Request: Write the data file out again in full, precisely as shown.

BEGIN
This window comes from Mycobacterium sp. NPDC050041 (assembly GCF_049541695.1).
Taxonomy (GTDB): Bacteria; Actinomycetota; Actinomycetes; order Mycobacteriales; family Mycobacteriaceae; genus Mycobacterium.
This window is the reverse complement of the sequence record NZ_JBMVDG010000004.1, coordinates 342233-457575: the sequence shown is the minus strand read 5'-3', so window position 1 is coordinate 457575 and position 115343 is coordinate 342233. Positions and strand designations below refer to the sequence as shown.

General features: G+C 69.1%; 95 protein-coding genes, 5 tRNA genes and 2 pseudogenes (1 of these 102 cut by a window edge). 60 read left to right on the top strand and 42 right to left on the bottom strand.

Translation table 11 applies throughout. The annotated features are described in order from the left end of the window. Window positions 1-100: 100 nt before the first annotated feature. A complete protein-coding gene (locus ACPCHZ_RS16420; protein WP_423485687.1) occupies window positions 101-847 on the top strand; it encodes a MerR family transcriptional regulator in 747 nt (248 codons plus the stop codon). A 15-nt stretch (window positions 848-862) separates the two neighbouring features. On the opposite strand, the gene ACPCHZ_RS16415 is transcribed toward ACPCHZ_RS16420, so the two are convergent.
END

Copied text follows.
This window comes from Mycobacterium sp. NPDC050041 (assembly GCF_049541695.1).
Taxonomy (GTDB): Bacteria; Actinomycetota; Actinomycetes; order Mycobacteriales; family Mycobacteriaceae; genus Mycobacterium.
This window is the reverse complement of the sequence record NZ_JBMVDG010000004.1, coordinates 342233-457575: the sequence shown is the minus strand read 5'-3', so window position 1 is coordinate 457575 and position 115343 is coordinate 342233. Positions and strand designations below refer to the sequence as shown.

General features: G+C 69.1%; 95 protein-coding genes, 5 tRNA genes and 2 pseudogenes (1 of these 102 cut by a window edge). 60 read left to right on the top strand and 42 right to left on the bottom strand.

Translation table 11 applies throughout. The annotated features are described in order from the left end of the window. Window positions 1-100: 100 nt before the first annotated feature. A complete protein-coding gene (locus ACPCHZ_RS16420; protein WP_423485687.1) occupies window positions 101-847 on the top strand; it encodes a MerR family transcriptional regulator in 747 nt (248 codons plus the stop codon). A 15-nt stretch (window positions 848-862) separates the two neighbouring features. On the opposite strand, the gene ACPCHZ_RS16415 is transcribed toward ACPCHZ_RS16420, so the two are convergent.